Master's Program Curriculum
The intensive, two-year graduate program at the Center assumes that a curator or critic of the contemporary visual arts must be acquainted with the recent history of the arts, the social and cultural conditions of their production, and the critical and theoretical conceptions that inform their reception. It further assumes that study of the arts in the context of contemporary society and culture requires familiarity with a wide range of thought in the humanities and social sciences, including social and cultural history, philosophy, sociology, and economics. Finally, the program assumes that thoughtful exhibition and criticism of contemporary art require both a trained sensitivity to the aesthetic demands of art and study of the institutions and practices of exhibition.
Course offerings in the graduate program include seminars in art history, in theory and criticism, and on issues of curatorial and critical practice; practicums taught by curators, critics, and other arts professionals; and independent research courses and writing tutorials. Students are required to complete an internship with an artist, curator, or other arts professional between their first and second years; they also have opportunities in practicums and seminars to work with curators, scholars, and critics in the preparation of exhibitions and publications.
Upon satisfactory completion of course work and other requirements of the graduate program, students are awarded the degree of master of arts in curatorial studies.
Master's Degree Requirements
Candidacy for the master's degree requires satisfactory completion of a total of 40 course credits:
The final master's degree project does not itself carry any course credit.
Two-Year Academic Schedule
The typical course schedule for a student in the graduate program is outlined below. All required seminars, proseminars, and practicums must be taken in the semesters indicated. Practicums meet for two and a half or three hours each week; other courses typically meet for two and a half hours each week, although some may have additional discussion sessions. Courses are held on Mondays, Tuesdays, and Wednesdays at the Center and on Thursdays at museums, artists' studios, and other locations, often in New York City. Fridays are left free of regularly scheduled courses so that students can view current exhibitions and visit museums in New York City and elsewhere in the area.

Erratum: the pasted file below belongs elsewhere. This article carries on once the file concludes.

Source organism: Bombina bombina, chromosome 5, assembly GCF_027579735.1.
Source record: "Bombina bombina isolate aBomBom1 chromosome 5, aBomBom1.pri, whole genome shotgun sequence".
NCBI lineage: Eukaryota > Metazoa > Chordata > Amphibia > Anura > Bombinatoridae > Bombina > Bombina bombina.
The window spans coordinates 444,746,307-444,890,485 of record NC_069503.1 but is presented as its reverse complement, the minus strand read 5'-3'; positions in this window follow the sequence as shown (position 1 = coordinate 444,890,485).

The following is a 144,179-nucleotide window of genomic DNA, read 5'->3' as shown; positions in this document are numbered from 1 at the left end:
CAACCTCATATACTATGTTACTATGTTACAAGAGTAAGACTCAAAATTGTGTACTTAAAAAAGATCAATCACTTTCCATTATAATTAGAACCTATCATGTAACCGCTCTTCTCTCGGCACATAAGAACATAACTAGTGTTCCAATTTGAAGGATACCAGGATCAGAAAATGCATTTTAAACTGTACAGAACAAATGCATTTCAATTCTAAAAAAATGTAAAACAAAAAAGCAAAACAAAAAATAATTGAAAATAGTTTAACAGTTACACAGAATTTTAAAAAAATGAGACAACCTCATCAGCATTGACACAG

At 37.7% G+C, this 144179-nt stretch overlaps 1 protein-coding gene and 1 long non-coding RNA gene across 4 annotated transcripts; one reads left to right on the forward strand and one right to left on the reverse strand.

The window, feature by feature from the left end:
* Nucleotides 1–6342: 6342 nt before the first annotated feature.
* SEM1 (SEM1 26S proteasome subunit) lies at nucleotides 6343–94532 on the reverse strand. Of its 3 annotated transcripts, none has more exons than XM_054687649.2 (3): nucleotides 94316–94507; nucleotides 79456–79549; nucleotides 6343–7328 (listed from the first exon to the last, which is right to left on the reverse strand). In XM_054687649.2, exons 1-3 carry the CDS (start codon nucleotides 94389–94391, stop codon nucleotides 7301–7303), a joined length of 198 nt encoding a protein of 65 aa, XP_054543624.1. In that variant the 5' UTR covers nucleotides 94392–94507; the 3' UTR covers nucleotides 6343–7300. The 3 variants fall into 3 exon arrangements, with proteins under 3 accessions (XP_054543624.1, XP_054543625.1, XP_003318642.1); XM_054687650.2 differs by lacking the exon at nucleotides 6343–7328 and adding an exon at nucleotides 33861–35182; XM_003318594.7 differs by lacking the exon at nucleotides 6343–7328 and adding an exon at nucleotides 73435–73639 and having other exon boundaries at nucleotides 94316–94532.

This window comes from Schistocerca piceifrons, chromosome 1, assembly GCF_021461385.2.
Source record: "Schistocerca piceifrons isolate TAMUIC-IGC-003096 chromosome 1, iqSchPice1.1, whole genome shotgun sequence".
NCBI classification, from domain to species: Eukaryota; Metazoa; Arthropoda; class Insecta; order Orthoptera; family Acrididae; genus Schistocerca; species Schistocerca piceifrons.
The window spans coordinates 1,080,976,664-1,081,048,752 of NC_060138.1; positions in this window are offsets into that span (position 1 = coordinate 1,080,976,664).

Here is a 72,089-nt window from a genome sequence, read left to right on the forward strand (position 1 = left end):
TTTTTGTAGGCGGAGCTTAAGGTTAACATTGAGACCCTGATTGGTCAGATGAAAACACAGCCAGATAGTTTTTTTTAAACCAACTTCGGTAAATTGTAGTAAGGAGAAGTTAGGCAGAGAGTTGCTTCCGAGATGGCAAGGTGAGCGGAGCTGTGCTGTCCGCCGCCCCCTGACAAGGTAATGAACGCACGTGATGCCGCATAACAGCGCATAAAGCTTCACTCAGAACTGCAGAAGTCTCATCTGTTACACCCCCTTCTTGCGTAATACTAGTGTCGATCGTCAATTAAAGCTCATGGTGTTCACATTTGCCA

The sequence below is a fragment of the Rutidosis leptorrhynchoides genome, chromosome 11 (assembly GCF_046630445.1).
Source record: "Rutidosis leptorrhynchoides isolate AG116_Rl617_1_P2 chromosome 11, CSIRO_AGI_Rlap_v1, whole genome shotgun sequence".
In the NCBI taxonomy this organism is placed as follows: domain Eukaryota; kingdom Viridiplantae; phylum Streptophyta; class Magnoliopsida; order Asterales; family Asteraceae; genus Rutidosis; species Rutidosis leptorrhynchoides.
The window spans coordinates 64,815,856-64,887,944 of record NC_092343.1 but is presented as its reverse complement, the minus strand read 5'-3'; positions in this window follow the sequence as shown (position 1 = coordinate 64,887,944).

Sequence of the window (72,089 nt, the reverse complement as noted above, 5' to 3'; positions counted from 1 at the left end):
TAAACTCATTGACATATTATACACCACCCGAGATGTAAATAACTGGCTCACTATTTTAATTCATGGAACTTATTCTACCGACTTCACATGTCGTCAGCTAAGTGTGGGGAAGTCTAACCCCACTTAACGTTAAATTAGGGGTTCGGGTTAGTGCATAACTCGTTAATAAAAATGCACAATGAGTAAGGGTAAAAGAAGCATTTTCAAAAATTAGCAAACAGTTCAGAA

The summer internship provides students an opportunity to conduct research and gain practical experience through work with an artist, curator, or other museum or arts professional. Internships involve a minimum of three days' work each week for eight weeks during the summer between a student's first and second years. Internships may be based in a museum department, gallery, artist's studio, or arts publication office and are supervised by the arts professional or artist with whom the student is working. The graduate program staff helps students find placements for their internships; some placements may be competitive. Internships should result in a substantial piece of work—for example, preparatory work for an exhibition, an analysis of a segment of a permanent collection, or a survey or catalogue of an artist's archives. Each student is required to submit a written report upon completion of his or her internship. The internship supervisor is asked to provide a written evaluation of the student's work. (6 credits)
Master's Degree Project
As the culmination of his or her study and training, each student prepares a final master's degree project. The project is supervised by a review committee, made up of the student's faculty adviser and two additional faculty members. On occasion, a scholar, critic, or arts professional who is not on the Center faculty may serve on a student's project review committee. Students consult with members of their project review committee at each stage of their final master's degree project.
Each student organizes an exhibition and prepares an interpretive catalogue as a final master's degree project. The exhibition, which is presented at the Center in the fourth semester of study, may include works from the Center's collection or works that the student has obtained on loan from artists' studios, collectors, galleries, or other institutions. The final project is planned and completed in three stages.
Stage I, Exhibition Proposal
A detailed exhibition proposal must be presented to the Graduate Committee in the third semester of study. The proposal must describe the exhibition's subject and its intellectual and aesthetic intentions and must include a checklist of works that the student wishes to borrow from the Center's collection or other sources. The proposal must also be accompanied by a budget and an installation plan, which are reviewed and approved by the Center's registrar. Students present brief prospectuses for their final exhibition projects to the Graduate Committee in the second semester of study.
Stage II, Catalogue Essay Draft
A preliminary draft, twenty to twenty-five pages in length, of the catalogue essay for the proposed exhibition must be submited to the student's project review committee at the beginning of the fourth semester of study. The draft must include an exhibition checklist and a bibliography of relevant literature, including any works cited in the essay.
Stage III, Final Project
The final project consists of the completed exhibition, presented during the fourth semester of study, and its interpretive catalogue. The catalogue must include a substantive essay, twenty to thirty pages in length, exploring the subject of the exhibition; biographical information about the artist or artists represented; a checklist of works exhibited; and a bibliography. The interpretive catalogue is submitted as a master's degree thesis in the middle of the fourth semester of study